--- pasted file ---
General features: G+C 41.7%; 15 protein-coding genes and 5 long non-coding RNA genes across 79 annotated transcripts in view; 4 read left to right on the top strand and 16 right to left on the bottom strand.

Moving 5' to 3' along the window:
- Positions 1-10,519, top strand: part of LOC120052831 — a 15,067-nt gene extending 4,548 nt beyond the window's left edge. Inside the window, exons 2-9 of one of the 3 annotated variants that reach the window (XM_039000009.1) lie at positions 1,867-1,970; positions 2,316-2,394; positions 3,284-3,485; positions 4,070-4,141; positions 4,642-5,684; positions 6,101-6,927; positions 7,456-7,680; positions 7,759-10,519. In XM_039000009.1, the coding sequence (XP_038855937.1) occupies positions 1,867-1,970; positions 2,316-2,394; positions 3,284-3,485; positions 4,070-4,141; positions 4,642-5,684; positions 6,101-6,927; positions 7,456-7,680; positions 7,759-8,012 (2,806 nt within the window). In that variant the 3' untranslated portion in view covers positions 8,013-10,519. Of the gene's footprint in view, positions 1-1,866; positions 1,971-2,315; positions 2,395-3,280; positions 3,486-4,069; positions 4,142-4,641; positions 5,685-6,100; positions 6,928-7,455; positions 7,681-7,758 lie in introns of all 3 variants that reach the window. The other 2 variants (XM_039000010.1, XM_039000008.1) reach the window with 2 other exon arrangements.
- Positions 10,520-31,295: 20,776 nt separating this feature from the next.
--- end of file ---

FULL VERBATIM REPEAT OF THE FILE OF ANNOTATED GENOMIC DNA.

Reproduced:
General features: G+C 41.7%; 15 protein-coding genes and 5 long non-coding RNA genes across 79 annotated transcripts in view; 4 read left to right on the top strand and 16 right to left on the bottom strand.

Moving 5' to 3' along the window:
- Positions 1-10,519, top strand: part of LOC120052831 — a 15,067-nt gene extending 4,548 nt beyond the window's left edge. Inside the window, exons 2-9 of one of the 3 annotated variants that reach the window (XM_039000009.1) lie at positions 1,867-1,970; positions 2,316-2,394; positions 3,284-3,485; positions 4,070-4,141; positions 4,642-5,684; positions 6,101-6,927; positions 7,456-7,680; positions 7,759-10,519. In XM_039000009.1, the coding sequence (XP_038855937.1) occupies positions 1,867-1,970; positions 2,316-2,394; positions 3,284-3,485; positions 4,070-4,141; positions 4,642-5,684; positions 6,101-6,927; positions 7,456-7,680; positions 7,759-8,012 (2,806 nt within the window). In that variant the 3' untranslated portion in view covers positions 8,013-10,519. Of the gene's footprint in view, positions 1-1,866; positions 1,971-2,315; positions 2,395-3,280; positions 3,486-4,069; positions 4,142-4,641; positions 5,685-6,100; positions 6,928-7,455; positions 7,681-7,758 lie in introns of all 3 variants that reach the window. The other 2 variants (XM_039000010.1, XM_039000008.1) reach the window with 2 other exon arrangements.
- Positions 10,520-31,295: 20,776 nt separating this feature from the next.